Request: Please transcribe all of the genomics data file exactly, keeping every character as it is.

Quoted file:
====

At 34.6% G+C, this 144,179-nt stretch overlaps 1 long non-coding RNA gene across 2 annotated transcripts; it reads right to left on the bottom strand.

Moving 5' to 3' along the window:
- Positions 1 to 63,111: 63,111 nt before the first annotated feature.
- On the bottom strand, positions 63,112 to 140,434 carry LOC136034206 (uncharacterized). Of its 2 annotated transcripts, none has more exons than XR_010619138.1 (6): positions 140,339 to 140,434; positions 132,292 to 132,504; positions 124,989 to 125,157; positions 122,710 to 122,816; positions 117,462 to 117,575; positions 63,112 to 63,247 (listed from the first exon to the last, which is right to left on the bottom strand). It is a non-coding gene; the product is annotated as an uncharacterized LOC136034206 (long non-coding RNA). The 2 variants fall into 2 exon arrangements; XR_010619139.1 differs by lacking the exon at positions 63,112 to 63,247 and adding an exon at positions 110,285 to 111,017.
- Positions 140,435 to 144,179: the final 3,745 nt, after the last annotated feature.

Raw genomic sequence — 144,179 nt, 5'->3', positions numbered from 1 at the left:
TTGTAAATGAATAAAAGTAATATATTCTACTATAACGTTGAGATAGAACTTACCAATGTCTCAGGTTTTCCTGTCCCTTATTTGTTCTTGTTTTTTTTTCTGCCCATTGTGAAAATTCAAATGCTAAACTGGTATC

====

At 34.6% G+C, this 144,179-nt stretch overlaps 1 long non-coding RNA gene across 2 annotated transcripts; it reads right to left on the bottom strand.

Moving 5' to 3' along the window:
- Positions 1 to 63,111: 63,111 nt before the first annotated feature.
- On the bottom strand, positions 63,112 to 140,434 carry LOC136034206 (uncharacterized). Of its 2 annotated transcripts, none has more exons than XR_010619138.1 (6): positions 140,339 to 140,434; positions 132,292 to 132,504; positions 124,989 to 125,157; positions 122,710 to 122,816; positions 117,462 to 117,575; positions 63,112 to 63,247 (listed from the first exon to the last, which is right to left on the bottom strand). It is a non-coding gene; the product is annotated as an uncharacterized LOC136034206 (long non-coding RNA). The 2 variants fall into 2 exon arrangements; XR_010619139.1 differs by lacking the exon at positions 63,112 to 63,247 and adding an exon at positions 110,285 to 111,017.
- Positions 140,435 to 144,179: the final 3,745 nt, after the last annotated feature.

Raw genomic sequence — 144,179 nt, 5'->3', positions numbered from 1 at the left:
TTGTAAATGAATAAAAGTAATATATTCTACTATAACGTTGAGATAGAACTTACCAATGTCTCAGGTTTTCCTGTCCCTTATTTGTTCTTGTTTTTTTTTCTGCCCATTGTGAAAATTCAAATGCTAAACTGGTATC